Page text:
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TV reveals little about Hussein

Intelligence specialists disagree on whether recent TV appearances were taped before the war, but either way, they reveal little.

[AP photo]
This image of Saddam Hussein was broadcast Thursday.

Compiled from Times wires
© St. Petersburg Times
published April 4, 2003

WASHINGTON -- Some military intelligence analysts have concluded that all of Saddam Hussein's television appearances since the beginning of the war in Iraq were prerecorded, most likely before the fighting started, but the CIA says it has made no such determination.

A U.S. defense official, speaking on the condition of anonymity, told the Associated Press Thursday that an in-depth analysis of various aspects of the video images has led some analysts to believe the tapes were recorded before the war. The official declined to provide details.

But the CIA, which has analysts with long experience of studying speeches and appearances by foreign leaders, has no conclusive information that suggests when the videotapes were made, officials said. It is possible, but not certain, that they were recorded before the war, they said.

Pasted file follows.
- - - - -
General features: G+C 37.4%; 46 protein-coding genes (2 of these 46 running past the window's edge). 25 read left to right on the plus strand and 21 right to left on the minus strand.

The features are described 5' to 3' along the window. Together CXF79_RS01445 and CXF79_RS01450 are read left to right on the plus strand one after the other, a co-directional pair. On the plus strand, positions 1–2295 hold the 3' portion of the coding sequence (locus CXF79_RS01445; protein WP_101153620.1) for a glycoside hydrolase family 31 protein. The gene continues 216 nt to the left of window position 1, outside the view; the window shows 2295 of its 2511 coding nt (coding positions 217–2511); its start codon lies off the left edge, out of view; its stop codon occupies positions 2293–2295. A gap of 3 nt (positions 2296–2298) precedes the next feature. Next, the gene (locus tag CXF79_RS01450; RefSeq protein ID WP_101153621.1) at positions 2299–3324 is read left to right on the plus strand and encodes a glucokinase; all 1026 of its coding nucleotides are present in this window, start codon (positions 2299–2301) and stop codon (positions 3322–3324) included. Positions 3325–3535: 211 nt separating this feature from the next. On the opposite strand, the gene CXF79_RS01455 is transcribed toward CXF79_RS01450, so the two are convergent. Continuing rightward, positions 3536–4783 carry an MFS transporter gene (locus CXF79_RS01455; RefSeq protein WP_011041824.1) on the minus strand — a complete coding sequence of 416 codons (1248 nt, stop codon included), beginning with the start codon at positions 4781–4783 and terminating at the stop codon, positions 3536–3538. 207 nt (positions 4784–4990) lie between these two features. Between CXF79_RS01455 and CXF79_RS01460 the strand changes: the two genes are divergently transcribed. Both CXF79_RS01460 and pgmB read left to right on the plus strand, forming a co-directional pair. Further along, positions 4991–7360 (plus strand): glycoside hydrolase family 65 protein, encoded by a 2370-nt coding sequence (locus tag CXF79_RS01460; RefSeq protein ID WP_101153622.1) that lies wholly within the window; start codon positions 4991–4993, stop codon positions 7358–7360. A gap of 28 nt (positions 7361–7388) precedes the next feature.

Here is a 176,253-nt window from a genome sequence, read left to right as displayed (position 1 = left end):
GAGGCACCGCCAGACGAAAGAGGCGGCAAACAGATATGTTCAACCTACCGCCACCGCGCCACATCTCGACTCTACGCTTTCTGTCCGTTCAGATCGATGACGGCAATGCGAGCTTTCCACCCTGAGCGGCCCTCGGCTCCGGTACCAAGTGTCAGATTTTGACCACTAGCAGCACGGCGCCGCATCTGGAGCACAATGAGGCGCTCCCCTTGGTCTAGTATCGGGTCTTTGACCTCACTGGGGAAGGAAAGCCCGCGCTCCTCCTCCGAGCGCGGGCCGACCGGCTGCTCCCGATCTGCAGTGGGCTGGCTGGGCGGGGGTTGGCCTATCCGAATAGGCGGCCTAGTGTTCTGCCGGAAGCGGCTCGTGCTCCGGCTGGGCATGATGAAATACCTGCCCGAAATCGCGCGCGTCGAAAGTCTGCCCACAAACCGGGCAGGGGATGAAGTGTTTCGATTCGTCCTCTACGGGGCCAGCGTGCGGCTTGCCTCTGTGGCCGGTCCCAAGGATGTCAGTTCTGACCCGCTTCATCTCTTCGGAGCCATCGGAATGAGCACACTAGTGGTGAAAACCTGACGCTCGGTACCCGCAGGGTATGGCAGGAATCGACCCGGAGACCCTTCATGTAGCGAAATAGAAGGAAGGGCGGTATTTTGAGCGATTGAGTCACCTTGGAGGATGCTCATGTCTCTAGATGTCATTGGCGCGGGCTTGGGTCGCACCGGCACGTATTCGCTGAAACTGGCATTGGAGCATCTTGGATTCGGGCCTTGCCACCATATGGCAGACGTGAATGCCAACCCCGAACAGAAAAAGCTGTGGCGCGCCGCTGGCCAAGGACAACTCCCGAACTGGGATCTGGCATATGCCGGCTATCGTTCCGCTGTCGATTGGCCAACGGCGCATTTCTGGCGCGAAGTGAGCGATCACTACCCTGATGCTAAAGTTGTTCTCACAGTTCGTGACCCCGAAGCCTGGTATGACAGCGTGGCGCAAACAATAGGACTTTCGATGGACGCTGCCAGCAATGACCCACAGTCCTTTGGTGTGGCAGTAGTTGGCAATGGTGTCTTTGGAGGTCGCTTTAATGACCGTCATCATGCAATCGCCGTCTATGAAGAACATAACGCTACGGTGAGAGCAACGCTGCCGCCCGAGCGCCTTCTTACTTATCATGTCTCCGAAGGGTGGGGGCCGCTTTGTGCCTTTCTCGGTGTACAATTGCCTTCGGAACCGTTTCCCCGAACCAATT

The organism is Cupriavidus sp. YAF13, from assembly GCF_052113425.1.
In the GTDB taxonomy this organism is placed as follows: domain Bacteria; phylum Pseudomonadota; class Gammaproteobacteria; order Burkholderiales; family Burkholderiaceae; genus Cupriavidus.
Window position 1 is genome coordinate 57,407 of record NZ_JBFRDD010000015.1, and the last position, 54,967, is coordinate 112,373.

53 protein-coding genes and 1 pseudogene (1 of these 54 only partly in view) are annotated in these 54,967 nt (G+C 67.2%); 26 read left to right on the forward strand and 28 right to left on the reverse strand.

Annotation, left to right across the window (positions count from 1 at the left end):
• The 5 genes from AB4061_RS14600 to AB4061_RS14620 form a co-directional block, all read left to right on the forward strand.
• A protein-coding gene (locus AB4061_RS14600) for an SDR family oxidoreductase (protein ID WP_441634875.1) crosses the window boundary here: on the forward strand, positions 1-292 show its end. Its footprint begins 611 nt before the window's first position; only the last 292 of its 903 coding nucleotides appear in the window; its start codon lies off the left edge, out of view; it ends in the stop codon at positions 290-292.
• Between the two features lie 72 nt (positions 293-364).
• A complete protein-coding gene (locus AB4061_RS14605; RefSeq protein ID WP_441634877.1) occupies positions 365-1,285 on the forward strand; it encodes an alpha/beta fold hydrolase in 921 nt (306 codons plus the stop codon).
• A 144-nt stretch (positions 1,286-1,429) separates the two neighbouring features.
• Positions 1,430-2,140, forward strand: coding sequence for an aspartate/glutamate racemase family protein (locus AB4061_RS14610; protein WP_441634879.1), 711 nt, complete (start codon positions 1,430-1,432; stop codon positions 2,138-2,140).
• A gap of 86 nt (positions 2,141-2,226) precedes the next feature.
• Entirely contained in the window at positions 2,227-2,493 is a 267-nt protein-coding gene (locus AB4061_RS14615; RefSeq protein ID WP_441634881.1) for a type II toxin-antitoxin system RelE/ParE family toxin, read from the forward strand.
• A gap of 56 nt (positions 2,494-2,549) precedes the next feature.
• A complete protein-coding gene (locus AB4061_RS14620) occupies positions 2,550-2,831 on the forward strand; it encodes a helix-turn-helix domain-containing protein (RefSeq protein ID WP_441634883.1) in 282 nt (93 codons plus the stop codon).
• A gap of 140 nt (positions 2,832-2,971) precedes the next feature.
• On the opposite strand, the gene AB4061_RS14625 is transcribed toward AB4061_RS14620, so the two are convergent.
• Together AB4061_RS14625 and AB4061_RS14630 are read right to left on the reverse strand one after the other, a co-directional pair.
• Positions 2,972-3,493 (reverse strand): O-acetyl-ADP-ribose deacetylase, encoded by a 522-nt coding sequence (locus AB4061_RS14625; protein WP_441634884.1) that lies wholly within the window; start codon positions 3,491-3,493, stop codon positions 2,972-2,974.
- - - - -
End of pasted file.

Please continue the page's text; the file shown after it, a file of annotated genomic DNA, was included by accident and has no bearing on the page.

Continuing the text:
The difference in the military and CIA assessments underscores how many eyes, from a number of government agencies, are looking for signs of the Iraqi president.

But a determination from the Pentagon that all the tapes were made before military action got under way would shed no light on Hussein's status. He has not been detected since March 19, when American bombs struck the Baghdad compound where he was believed to be sleeping.

Hussein may have ordered prerecorded messages be used to inspire his followers without exposing him to attack, or others in the Iraqi government may be using the tapes to conceal Hussein's death or wounding.

Intelligence officials do not know whether Hussein and his sons are alive or dead. It is unclear who is giving orders in the Iraqi government.

The most puzzling videotape remains the one aired hours after the strike on his compound. In it, a disheveled Hussein appeared on Iraqi television, reading what appeared to be an impromptu speech. But nothing in the speech proved it was not prerecorded.

He has since looked much more composed in television appearances.

All of his video messages have lacked the specific sort of information -- akin to holding up that day's newspaper -- that would confirm Hussein is alive, officials said.

One early message seemed to refer to battles that took place after the strike at Hussein, but officials said the references were to battle sites that would have been obvious before the war.

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